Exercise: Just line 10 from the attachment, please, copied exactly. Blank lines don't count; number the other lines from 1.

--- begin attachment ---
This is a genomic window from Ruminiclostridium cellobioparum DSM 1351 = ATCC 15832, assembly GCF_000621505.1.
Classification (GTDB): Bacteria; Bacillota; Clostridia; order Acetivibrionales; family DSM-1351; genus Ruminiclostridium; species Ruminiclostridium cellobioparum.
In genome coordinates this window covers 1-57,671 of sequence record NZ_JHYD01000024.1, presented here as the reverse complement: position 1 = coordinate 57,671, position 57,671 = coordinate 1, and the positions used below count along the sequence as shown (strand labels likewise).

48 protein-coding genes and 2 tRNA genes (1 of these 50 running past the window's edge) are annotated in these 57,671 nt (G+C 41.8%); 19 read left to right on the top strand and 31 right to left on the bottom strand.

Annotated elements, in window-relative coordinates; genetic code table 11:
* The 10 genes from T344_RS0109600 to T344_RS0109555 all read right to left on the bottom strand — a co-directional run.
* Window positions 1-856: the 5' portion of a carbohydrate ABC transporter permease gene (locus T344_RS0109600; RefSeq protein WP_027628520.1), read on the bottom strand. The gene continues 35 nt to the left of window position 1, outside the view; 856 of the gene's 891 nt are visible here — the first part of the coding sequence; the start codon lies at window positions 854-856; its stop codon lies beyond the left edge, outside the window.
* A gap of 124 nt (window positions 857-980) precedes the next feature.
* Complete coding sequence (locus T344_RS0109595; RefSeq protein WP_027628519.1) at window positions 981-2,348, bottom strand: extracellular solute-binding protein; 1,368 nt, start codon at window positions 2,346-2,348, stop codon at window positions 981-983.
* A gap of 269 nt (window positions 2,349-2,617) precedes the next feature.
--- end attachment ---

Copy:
* A gap of 269 nt (window positions 2,349-2,617) precedes the next feature.